The first FDA #RareDisease patient advocacy day

In Uncategorized by Caroline Hornby

rare disease patients and fda Siren Interactive kindly provided this guest blog post from their blog, SirenSong. It was written by Catherine Angell Sohn, Pharm.D. Dean’s Professor, University of the Sciences in Philadelphia and President, Sohn Health Strategies, LLC.

Having a personal passion for furthering the cause of bringing new medicines for rare diseases to the marketplace, there was no doubt that I would be in Silver Springs, MD on March 1 to attend the inaugural FDA Rare Disease Patient Advocacy Day. According to Gayatri R. Rao, MD, JD, acting director of the FDA’s Office of Orphan Products Development, the event was designed to create a dialogue among all stakeholders involved in rare disease product development, including the FDA, patients, healthcare practitioners, the NIH, patient advocates and the pharmaceutical industry.

Another event objective was to support solidarity within the field of rare diseases by engaging with the patient advocacy community and providing updates on the FDA’s role in product development. To highlight the FDA’s effort to help patients and caregivers learn how to become advocates for advancement in treatments, she described the little-known FDA Patient Representative Program, in which patients work with the FDA and sponsors throughout the product development process.

Participation by FDA Commissioner, Dr. Margaret Hamburg, and Deputy Commissioner, Dr. Stephen Spielberg, demonstrated the growing support for rare diseases within the FDA. Dr. Rao did an amazing job creating and managing the event. I was impressed with the fact that all branches of the FDA and the NIH participated, and that the day’s activities were also shared through a webcast to reach those patients and healthcare practitioners who were unable to attend. That exemplified the tone of openness and inclusiveness that was so pervasive in so many aspects of the event.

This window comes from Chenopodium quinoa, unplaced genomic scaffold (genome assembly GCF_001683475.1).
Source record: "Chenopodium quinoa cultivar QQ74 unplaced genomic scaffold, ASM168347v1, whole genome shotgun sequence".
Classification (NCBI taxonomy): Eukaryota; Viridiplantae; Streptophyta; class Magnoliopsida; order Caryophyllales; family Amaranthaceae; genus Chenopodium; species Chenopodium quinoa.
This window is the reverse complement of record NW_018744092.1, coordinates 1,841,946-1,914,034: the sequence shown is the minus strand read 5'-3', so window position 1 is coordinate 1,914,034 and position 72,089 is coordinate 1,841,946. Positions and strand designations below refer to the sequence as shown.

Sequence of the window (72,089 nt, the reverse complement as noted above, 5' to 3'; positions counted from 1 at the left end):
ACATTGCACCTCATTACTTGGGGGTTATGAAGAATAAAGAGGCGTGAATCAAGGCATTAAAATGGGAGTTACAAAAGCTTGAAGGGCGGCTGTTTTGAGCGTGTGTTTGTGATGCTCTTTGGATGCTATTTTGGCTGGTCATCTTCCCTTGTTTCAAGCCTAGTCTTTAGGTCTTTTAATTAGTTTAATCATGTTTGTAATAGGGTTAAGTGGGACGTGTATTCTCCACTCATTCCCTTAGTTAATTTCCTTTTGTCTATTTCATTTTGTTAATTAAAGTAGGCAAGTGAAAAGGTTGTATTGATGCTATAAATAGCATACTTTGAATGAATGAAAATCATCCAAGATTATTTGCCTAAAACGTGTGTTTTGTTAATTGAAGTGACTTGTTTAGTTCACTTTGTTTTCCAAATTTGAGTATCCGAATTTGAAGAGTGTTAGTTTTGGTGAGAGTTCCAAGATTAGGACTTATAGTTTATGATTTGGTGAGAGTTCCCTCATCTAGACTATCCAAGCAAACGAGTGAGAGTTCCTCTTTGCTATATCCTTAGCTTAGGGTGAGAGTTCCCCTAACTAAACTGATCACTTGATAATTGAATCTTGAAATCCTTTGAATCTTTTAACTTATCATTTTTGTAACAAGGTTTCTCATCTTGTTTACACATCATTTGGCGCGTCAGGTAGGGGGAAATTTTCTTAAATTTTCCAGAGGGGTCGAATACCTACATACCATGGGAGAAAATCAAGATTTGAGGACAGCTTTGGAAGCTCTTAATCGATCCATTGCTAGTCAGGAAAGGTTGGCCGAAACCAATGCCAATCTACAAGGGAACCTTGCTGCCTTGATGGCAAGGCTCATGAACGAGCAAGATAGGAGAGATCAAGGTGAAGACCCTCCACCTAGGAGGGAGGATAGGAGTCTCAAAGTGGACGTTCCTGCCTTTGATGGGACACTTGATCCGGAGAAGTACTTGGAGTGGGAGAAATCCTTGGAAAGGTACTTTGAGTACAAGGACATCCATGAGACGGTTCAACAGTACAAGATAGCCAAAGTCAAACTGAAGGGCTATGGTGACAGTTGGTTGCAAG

Communication, Collaboration and Engagement

As I reflect back on the sessions that I attended throughout the day, I find that there was a recurring theme with the convergence of communication, collaboration and engagement. Speaker after speaker emphasized that patient communication and collaboration are critical during the development process and that engagement is mandatory to help define the end points that are meaningful to patients.

It’s so important to have the input of a patient representative as part of the entire process—from the investigational new drug application (IND) to the new drug application (NDA). The FDA gains valuable perspective and input on the patient’s perception of the burden of their disease and their potential tolerance for risk and side effects of new medicines, especially when the disease is life-threatening. In some cases, it’s resulted in the addition of patient-specified parameters as endpoints to the standard criteria for response. This acknowledgement of a therapy’s effect on a patient’s quality of life is a much-needed departure from the traditional disease endpoints for the evaluation, and it enriches the data collected during clinical trials.

Patient advocacy groups have been better able to understand the process either by working with the FDA as an FDA Patient Representative or by working with a sponsor as a consultant on a clinical trial. Understandably, it’s not permitted for the same group to serve in both roles at the same time.

The FDA takes pride in their success working with patient advocates, sponsors and healthcare professionals, which has resulted in a significant increase in the number of FDA drug approvals since the Orphan Drug Act was enacted in 1983. Part of their approach includes hosting forums for roundtable discussions with rare disease patients, caregivers, healthcare practitioners, industry and academia to address the barriers to getting rare disease products to patients. Dr. Rao encouraged sponsors and patient advocacy groups to engage with her department at the FDA, and she noted that there is no formal process for initiating the dialogue. It’s possible to request a meeting with an open agenda.

In the past, companies have been able to benefit from the meeting by:

  • Sharing information on their drug pipeline
  • Gaining informal feedback and perspective
  • Establishing awareness for the rare diseases they are studying
  • Learning about advocacy groups that are interacting with the FDA

The mantra of communication, collaboration and engagement for Rare Disease Patient Advocacy Day appears to be gaining traction beyond this first-ever event, which may be due to the FDA’s endorsement of pharmaceutical companies working more with patient advocacy groups.

If you also attended the event, please comment below and share your thoughts.

For more information on orphan drugs and rare diseases, check out the World Orphan Drug Congress USA. Siren Interactive is a silver sponsor.